The Only Athiests in the Congregation? 

On Sunday past Simon and I went to a rememberance service for babies held at the cemetery where Isobel is buried. We had discussed beforehand if it was likely to be a religious service, I thought because the cemetery itself is a municipal and non-denominational one, and because it was in collaboration with the health trust, that the service would be largely secular. 

Unfortunately for us that wasn’t the case. As soon as we opened the order of service and saw the extent of the Christian religious content, we knew we had made a mistake in going, but it would have caused too much of a commotion to walk out. And so we stayed, in a room full to standing room only of bereaved parents, like us, but seemingly not like us. 

The content included a reading about how all the days ordained for us are written in god’s book before they come to be. If someone was planning this life out, I could really have done without the day my daughter died and those that followed! There was the usual pseudo comforting rubbish about heaven. Yawn. The hymn that really baffled me though was the one about how we know we can always trust god. Experience of all those present would suggest otherwise. Who could trust someone who had either decided to kill your child, or stood by and watched them die when they had the power to save them? 
I wondered how others in the congregation felt about the words they were listening to. Were Simon and I the only ones who didn’t believe a word of the assurances of a loving god who cares what happens to those on earth and the promises of seeing their baby again one day? Are we really the only people who finds the idea of a god who could fail to intervene, letting all these babies die and all these families suffer, completely unforgivable? Is it just us who sees the hypocrisy in praising a god when anything good happens, yet failing to hold them to account for the bad? I wondered if the religious content is something that most bereaved parents want or is there just a lack of imagination to plan a beautiful rememberance service without resorting to biblical readings?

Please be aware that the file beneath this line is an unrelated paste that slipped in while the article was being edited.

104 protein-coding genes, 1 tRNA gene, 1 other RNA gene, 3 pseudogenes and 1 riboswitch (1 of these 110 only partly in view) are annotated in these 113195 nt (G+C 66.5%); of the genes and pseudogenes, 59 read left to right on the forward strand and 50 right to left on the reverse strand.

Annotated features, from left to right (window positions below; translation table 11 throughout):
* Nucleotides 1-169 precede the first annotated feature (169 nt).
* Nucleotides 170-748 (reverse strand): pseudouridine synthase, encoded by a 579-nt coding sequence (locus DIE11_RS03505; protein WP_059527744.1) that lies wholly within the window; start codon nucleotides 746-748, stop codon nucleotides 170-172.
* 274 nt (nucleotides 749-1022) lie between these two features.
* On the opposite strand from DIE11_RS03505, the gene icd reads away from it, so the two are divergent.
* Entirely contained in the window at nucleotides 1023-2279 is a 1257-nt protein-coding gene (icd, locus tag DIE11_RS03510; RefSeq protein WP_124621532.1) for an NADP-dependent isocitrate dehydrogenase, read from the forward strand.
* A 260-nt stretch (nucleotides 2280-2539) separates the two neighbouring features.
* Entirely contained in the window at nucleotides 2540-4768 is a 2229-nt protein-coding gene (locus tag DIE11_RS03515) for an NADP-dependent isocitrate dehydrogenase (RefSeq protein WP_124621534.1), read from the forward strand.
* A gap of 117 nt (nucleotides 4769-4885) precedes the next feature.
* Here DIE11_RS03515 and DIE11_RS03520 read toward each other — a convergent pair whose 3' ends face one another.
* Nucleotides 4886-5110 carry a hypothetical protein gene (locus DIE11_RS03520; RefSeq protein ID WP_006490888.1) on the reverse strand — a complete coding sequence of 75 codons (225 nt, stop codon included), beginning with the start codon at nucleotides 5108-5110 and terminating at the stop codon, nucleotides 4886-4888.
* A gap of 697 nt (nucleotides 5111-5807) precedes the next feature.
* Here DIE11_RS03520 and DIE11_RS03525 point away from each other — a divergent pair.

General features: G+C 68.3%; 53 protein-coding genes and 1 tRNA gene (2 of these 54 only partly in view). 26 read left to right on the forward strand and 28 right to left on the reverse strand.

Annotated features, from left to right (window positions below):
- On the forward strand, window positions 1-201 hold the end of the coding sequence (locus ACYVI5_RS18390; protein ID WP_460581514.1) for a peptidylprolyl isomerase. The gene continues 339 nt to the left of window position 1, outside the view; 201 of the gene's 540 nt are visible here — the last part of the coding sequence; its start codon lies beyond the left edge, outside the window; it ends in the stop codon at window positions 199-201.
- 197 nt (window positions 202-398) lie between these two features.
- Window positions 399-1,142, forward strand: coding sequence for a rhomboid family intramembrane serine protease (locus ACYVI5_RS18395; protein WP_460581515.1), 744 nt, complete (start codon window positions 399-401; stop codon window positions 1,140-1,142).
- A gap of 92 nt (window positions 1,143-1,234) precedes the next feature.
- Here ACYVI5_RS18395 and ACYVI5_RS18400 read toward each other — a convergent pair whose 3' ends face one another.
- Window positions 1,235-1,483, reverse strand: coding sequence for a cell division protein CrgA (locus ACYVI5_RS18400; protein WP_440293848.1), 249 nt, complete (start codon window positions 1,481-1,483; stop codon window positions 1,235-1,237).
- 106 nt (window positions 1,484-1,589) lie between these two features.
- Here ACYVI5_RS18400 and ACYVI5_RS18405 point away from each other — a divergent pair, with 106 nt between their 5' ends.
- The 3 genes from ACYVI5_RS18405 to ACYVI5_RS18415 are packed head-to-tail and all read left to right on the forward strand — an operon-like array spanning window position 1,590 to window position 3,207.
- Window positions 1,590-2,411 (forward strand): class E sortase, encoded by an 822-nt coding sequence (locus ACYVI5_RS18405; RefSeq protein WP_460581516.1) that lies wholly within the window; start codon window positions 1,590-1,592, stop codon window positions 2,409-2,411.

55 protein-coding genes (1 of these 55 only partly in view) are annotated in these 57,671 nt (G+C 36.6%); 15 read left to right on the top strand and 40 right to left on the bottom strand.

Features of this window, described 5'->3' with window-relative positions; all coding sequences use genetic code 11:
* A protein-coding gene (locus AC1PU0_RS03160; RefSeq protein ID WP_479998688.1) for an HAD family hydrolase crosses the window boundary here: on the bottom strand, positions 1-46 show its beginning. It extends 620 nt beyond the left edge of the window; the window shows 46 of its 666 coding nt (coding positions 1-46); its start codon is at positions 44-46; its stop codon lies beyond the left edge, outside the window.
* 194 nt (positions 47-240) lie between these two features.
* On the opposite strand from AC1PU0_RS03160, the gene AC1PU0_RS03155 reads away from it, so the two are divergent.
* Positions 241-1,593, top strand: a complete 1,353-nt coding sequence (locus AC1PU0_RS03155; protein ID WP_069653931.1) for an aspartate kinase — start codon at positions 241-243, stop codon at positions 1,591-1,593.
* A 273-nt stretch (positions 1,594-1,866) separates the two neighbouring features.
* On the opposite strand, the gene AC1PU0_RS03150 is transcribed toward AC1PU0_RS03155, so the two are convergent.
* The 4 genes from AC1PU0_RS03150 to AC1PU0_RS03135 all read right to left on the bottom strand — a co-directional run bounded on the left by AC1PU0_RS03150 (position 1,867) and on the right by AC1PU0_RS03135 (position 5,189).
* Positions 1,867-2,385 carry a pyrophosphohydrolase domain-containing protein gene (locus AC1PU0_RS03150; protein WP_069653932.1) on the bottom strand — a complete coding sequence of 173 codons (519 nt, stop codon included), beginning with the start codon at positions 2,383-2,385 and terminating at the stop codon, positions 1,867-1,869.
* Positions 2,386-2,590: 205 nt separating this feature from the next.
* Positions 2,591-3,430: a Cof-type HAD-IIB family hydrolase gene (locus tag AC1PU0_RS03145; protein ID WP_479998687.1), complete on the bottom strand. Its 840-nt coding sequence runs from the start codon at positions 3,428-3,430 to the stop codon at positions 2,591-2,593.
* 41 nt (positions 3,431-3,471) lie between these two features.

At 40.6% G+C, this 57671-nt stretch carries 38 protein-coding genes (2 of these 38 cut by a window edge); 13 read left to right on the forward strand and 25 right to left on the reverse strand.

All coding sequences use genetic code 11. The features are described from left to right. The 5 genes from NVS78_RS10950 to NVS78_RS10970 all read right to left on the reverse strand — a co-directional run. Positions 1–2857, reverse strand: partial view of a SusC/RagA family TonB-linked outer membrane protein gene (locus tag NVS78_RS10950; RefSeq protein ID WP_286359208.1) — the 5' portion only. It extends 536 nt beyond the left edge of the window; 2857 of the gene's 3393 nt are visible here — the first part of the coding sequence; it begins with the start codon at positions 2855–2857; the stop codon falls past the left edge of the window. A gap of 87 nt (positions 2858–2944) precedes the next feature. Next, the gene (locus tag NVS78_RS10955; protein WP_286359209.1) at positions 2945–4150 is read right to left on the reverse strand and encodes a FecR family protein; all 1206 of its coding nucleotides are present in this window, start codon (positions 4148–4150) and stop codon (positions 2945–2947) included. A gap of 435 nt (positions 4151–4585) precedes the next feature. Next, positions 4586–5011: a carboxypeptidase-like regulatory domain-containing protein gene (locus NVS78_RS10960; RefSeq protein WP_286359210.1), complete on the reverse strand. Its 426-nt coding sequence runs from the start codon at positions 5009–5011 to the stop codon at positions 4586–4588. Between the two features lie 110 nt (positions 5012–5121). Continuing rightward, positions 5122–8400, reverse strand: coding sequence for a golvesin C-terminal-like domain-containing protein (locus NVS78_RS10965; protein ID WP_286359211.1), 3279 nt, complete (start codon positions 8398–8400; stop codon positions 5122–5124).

I always used to wonder how my atheism would be affected when someone close to me died. I wondered if I would be so desperate to believe that I would be reunited with them, that I would start to believe in a god and a heaven. If anything, losing Isobel has reinforced my certainty that there is no god, that religion is a man made, politically driven enterprise which preys on humans’ desire to feel that they can have some control over their lives and to allay fears of dying. I’m glad that I don’t have to try and reconcile belief in a loving god with their failure to protect the most vulnerable and most innocent of their people. The idea of Isobel being anywhere without me would cause me extreme distress, not comfort. I am reassured that I don’t think of her as existing anywhere and yet I can still find her in nature, in beauty. I feel all the more keenly my need to make the most of the one life that I have, knowing that is all there is. I find it tragic to think of other bereaved mothers living their days, ticking time away, believing they will be reunited with their baby someday. 

I fully recognise that for some, belief in a god can be a comfort, and I do not wish to offend those who do believe. I know that anything that helps a person to cope with losing their child is a positive thing. I just genuinely don’t understand how anyone in this century can believe, or would even want to. It’s something I really can’t get my head around. 

I would love to have more, fully respectful, discussions on the topic if anyone feels like commenting… 


17 thoughts on “The Only Athiests in the Congregation? 

    1. Absolutely! I don’t understand for those who do believe in a god how they can think it’s a god worth worshipping!! I was raised Catholic too but luckily after our civil wedding (Mum “people will think Simon was married before”), and humanist funeral for Isobel there wasn’t a whisper of a christening for Theo! I am sure it was a lovely family day for you all though x

      Liked by 2 people